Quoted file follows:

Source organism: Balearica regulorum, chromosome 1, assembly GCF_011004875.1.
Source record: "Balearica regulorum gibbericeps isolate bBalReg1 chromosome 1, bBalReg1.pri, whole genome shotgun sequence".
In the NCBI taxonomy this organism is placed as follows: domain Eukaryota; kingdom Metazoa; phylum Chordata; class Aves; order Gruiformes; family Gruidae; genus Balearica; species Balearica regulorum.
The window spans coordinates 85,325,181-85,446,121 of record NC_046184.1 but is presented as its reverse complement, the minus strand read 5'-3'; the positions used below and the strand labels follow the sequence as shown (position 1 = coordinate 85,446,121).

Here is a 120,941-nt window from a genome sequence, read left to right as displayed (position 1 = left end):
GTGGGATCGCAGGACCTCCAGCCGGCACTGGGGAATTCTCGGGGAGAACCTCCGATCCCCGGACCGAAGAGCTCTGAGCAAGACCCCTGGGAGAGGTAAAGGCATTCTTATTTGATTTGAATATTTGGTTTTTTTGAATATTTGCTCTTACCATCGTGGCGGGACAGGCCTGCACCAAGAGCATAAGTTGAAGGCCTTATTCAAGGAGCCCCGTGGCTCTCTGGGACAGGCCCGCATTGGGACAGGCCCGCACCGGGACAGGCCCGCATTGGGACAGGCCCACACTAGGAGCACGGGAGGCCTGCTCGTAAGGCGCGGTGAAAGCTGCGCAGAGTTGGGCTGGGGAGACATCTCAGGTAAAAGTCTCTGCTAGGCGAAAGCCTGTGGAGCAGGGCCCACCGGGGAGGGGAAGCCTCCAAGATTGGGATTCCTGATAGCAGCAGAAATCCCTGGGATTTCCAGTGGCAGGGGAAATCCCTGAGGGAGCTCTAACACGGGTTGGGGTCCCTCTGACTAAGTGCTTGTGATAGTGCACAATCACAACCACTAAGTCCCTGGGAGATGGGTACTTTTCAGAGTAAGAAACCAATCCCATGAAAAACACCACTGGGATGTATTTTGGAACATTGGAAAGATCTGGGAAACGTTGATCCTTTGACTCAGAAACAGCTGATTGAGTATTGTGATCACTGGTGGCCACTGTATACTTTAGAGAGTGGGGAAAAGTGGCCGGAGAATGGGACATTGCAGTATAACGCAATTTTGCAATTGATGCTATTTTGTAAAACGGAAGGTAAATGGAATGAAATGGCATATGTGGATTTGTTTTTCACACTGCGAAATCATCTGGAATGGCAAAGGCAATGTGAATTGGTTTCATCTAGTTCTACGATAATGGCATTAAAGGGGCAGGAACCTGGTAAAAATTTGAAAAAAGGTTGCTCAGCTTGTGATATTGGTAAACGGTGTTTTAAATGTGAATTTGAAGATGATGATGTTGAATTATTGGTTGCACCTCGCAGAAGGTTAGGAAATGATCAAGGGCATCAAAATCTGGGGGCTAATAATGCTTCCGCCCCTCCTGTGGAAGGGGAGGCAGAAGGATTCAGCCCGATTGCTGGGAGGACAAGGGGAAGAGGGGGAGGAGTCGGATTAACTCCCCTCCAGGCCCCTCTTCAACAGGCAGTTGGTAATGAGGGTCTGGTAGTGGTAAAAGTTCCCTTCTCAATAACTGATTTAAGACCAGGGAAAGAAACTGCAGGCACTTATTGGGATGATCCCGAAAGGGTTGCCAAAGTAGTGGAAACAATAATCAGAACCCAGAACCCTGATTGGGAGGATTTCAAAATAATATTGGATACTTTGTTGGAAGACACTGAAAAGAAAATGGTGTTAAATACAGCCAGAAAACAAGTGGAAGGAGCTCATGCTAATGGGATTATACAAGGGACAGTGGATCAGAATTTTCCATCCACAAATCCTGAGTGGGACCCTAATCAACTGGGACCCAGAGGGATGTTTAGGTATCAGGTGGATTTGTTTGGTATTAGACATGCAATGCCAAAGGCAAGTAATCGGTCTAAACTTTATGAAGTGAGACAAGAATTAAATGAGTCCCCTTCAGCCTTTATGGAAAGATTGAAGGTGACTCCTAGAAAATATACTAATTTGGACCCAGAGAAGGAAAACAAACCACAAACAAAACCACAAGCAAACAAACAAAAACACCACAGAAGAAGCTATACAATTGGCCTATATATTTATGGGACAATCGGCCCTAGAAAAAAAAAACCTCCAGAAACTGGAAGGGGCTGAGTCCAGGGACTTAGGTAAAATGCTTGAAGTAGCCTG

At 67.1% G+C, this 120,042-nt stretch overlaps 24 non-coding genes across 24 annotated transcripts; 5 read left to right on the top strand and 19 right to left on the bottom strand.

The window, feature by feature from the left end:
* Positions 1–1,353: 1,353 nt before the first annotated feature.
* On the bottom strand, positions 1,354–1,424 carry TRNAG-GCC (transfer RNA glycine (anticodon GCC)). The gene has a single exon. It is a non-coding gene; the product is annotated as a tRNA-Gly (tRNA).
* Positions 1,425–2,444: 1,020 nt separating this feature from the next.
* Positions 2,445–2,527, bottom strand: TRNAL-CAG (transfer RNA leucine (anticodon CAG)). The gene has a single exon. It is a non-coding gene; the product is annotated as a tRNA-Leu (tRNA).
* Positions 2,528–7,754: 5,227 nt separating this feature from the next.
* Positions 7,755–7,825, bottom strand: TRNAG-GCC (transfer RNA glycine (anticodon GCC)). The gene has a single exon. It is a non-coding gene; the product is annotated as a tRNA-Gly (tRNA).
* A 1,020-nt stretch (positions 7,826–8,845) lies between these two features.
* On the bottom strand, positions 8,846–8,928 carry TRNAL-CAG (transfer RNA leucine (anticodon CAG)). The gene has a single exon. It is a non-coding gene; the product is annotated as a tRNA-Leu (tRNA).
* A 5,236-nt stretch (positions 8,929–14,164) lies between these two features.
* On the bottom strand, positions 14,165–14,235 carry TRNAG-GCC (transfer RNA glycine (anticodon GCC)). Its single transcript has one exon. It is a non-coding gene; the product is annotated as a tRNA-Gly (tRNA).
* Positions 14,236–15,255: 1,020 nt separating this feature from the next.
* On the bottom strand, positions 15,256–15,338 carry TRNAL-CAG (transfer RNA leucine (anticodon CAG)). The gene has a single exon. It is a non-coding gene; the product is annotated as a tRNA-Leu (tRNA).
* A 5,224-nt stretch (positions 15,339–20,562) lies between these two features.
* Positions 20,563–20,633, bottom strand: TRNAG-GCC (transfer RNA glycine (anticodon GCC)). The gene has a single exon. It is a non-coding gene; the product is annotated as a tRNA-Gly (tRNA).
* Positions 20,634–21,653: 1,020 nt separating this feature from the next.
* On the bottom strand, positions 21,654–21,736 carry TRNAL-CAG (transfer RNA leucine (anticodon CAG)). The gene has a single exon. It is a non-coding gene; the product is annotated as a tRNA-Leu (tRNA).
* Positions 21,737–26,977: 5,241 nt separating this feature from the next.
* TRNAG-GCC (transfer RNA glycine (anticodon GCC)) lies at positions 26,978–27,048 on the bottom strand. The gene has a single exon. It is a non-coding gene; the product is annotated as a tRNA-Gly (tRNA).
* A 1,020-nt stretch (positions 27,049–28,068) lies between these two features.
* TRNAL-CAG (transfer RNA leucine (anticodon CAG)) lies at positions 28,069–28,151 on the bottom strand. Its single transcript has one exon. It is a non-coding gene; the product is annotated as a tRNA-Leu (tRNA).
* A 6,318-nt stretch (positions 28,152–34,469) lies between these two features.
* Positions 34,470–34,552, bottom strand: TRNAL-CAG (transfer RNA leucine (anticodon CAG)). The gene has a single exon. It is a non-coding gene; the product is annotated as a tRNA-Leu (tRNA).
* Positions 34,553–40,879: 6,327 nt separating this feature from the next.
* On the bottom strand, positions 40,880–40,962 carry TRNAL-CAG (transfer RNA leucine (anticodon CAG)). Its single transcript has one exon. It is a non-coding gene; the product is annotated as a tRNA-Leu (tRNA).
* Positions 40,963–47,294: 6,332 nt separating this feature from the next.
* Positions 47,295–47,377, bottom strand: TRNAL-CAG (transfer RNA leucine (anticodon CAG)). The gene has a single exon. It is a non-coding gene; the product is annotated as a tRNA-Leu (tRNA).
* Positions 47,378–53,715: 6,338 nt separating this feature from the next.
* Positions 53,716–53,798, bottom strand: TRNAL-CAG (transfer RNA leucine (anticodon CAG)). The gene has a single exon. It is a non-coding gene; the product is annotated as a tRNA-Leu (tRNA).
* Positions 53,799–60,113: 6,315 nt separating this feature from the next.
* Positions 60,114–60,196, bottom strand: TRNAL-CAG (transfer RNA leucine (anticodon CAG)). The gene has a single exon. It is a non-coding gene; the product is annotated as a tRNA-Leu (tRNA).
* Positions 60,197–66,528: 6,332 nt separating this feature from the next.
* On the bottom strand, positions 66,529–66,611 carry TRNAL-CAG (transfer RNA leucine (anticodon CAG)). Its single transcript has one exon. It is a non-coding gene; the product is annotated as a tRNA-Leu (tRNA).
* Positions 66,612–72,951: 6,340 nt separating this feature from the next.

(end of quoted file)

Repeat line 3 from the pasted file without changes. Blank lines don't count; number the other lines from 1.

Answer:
In the NCBI taxonomy this organism is placed as follows: domain Eukaryota; kingdom Metazoa; phylum Chordata; class Aves; order Gruiformes; family Gruidae; genus Balearica; species Balearica regulorum.